Fomer Coaldale, Alta. mayor celebrates 100 years of being the 'bees knees'
Published Tuesday, September 8, 2020 5:23PM MDT Last Updated Tuesday, September 8, 2020 9:13PM MDT
COALDALE, ALTA. -- Only a handful of people can say they've made it to 100 years old, which is why the family of a former mayor of Coaldale wanted to let him know he has bee-come an icon in town.
Former Mayor of Coaldale and newly named centenarian Alan Graham was the guest of honour at a drive-by parade Tuesday to celebrate, as he describes it, “100 years of being loved”.
Graham’s youngest daughter Margot Mack said throwing her dad a personalized parade was a creative way to follow COVID protocols, at the same time allowing the community to be part of the celebration.
“By having people drive by him here, stationing him…” she said pointing at two chairs - one for Graham and one for his wife Ida to sit on - to watch the parade “bringing people past and parking, then we’re asking them to step out and kind of be a part of the singing and congratulatory remarks.”
Community has become family
Margot Mack said the Coaldale community has become like family.
Being 100 years old is only one of Graham’s many achievements. He was mayor for a total of 13 years first serving as the town’s youngest mayor in 1953 to 1957. He was elected a second time, from 1962 to 1967, then again from 1998 to 2001 at the age of 80 which made Graham oldest mayor in Coaldale history.
“I enjoyed that…” Graham said “but I only stayed the three years that I was elected for because there were a lot of younger people that really wanted to take the job and so I let them go to it.”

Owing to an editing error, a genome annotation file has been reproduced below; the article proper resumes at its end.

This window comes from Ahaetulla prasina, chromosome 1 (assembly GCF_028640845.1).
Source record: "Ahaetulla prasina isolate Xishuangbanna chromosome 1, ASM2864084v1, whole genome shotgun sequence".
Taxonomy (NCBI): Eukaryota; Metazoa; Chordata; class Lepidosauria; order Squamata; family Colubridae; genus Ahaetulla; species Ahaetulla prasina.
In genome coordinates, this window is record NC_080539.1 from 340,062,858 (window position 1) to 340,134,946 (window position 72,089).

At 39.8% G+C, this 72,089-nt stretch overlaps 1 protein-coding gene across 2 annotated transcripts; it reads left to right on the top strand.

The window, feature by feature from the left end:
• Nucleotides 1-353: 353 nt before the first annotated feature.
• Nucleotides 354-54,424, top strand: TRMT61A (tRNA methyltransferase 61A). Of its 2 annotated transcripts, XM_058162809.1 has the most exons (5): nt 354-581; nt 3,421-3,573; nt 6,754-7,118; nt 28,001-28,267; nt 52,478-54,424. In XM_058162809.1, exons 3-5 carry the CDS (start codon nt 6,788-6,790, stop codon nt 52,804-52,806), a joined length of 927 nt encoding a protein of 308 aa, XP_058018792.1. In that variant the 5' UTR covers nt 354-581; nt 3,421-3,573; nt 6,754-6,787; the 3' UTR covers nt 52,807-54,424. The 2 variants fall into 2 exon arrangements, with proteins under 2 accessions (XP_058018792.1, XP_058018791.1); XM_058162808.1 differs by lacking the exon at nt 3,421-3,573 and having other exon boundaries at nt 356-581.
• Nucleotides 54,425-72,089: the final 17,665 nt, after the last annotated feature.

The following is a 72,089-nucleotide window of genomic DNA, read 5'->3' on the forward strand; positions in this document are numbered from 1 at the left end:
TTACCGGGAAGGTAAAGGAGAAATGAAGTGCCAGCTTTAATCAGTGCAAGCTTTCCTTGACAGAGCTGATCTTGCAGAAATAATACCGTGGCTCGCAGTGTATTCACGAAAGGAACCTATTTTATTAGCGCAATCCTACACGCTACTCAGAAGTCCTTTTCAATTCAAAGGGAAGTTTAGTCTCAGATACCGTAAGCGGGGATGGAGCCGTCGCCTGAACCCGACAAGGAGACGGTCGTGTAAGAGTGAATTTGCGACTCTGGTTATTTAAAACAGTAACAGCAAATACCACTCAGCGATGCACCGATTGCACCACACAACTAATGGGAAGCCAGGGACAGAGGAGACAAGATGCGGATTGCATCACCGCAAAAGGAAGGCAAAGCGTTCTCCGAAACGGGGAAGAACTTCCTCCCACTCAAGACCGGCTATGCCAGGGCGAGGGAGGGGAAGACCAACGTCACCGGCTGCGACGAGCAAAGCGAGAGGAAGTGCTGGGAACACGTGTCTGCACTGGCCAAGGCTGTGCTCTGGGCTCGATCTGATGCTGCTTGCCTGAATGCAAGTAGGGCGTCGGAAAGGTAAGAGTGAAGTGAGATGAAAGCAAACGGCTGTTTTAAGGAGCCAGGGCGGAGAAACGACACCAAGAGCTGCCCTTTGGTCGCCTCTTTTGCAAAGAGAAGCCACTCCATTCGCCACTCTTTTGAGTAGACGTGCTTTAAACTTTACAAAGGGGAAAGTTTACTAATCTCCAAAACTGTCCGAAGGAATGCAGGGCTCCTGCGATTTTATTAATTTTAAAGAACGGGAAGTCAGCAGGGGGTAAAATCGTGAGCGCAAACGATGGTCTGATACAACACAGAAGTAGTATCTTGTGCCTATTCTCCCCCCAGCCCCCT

Graham also worked as a beekeeper and since that has always been a huge part of his life, the parade was bee-themed. Graham even showed off his bee-themed socks to friends and family.
“I was working for the canola company and they had leaf cutter bees rented and honeybees rented and so they wanted me to examine the honeybees for them which I did for many years.” he said.
The parade was full of black and yellow balloons, cars decorated with bees on them and participants were even bee-stowed little wooden honey dippers. Graham - or as many people call him the “Honey Man” - wasn’t the first in the family to get into the bee business. Mack said it actually started with her grandpa.
“His father, my grandfather was a beekeeper. They were as a family very instrumental in the bee and honey business way back when.”
Mack said the Galt Museum and Archives will have an exhibit in the New Year about the 100 years of beekeeping in southern Alberta which her dad was very much a part of.
Beside the obvious love and support he continues to receive, Graham said the real key to making it to 100 years old is….
“Wine, women and song," he said. "In that order”